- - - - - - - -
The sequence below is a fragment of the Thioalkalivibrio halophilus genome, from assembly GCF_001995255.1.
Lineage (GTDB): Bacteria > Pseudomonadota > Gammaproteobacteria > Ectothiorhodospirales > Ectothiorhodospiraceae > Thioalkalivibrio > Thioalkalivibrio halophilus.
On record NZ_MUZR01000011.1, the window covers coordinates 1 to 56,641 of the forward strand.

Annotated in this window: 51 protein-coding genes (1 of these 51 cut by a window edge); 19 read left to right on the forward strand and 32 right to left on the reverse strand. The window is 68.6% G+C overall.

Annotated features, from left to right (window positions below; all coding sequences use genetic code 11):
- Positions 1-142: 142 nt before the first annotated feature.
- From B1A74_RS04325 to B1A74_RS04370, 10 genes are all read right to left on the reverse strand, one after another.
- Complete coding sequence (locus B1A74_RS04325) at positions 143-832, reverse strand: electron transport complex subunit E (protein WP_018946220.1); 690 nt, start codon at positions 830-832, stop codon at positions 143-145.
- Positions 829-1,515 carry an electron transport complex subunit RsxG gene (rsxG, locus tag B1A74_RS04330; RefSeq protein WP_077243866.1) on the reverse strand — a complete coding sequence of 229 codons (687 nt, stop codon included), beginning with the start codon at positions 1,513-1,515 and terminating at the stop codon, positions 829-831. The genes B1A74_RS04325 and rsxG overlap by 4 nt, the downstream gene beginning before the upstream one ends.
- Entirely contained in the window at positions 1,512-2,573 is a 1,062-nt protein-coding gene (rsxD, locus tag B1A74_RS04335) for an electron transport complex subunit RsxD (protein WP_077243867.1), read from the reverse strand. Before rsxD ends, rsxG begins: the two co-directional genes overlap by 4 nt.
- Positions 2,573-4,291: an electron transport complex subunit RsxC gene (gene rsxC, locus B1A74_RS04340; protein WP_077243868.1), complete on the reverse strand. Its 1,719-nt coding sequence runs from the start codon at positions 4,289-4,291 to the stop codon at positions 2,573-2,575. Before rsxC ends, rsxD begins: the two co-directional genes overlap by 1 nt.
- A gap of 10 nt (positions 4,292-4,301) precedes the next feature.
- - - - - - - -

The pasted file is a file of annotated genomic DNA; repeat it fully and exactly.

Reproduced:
The sequence below is a fragment of the Thioalkalivibrio halophilus genome, from assembly GCF_001995255.1.
Lineage (GTDB): Bacteria > Pseudomonadota > Gammaproteobacteria > Ectothiorhodospirales > Ectothiorhodospiraceae > Thioalkalivibrio > Thioalkalivibrio halophilus.
On record NZ_MUZR01000011.1, the window covers coordinates 1 to 56,641 of the forward strand.

Annotated in this window: 51 protein-coding genes (1 of these 51 cut by a window edge); 19 read left to right on the forward strand and 32 right to left on the reverse strand. The window is 68.6% G+C overall.

Annotated features, from left to right (window positions below; all coding sequences use genetic code 11):
- Positions 1-142: 142 nt before the first annotated feature.
- From B1A74_RS04325 to B1A74_RS04370, 10 genes are all read right to left on the reverse strand, one after another.
- Complete coding sequence (locus B1A74_RS04325) at positions 143-832, reverse strand: electron transport complex subunit E (protein WP_018946220.1); 690 nt, start codon at positions 830-832, stop codon at positions 143-145.
- Positions 829-1,515 carry an electron transport complex subunit RsxG gene (rsxG, locus tag B1A74_RS04330; RefSeq protein WP_077243866.1) on the reverse strand — a complete coding sequence of 229 codons (687 nt, stop codon included), beginning with the start codon at positions 1,513-1,515 and terminating at the stop codon, positions 829-831. The genes B1A74_RS04325 and rsxG overlap by 4 nt, the downstream gene beginning before the upstream one ends.
- Entirely contained in the window at positions 1,512-2,573 is a 1,062-nt protein-coding gene (rsxD, locus tag B1A74_RS04335) for an electron transport complex subunit RsxD (protein WP_077243867.1), read from the reverse strand. Before rsxD ends, rsxG begins: the two co-directional genes overlap by 4 nt.
- Positions 2,573-4,291: an electron transport complex subunit RsxC gene (gene rsxC, locus B1A74_RS04340; protein WP_077243868.1), complete on the reverse strand. Its 1,719-nt coding sequence runs from the start codon at positions 4,289-4,291 to the stop codon at positions 2,573-2,575. Before rsxC ends, rsxD begins: the two co-directional genes overlap by 1 nt.
- A gap of 10 nt (positions 4,292-4,301) precedes the next feature.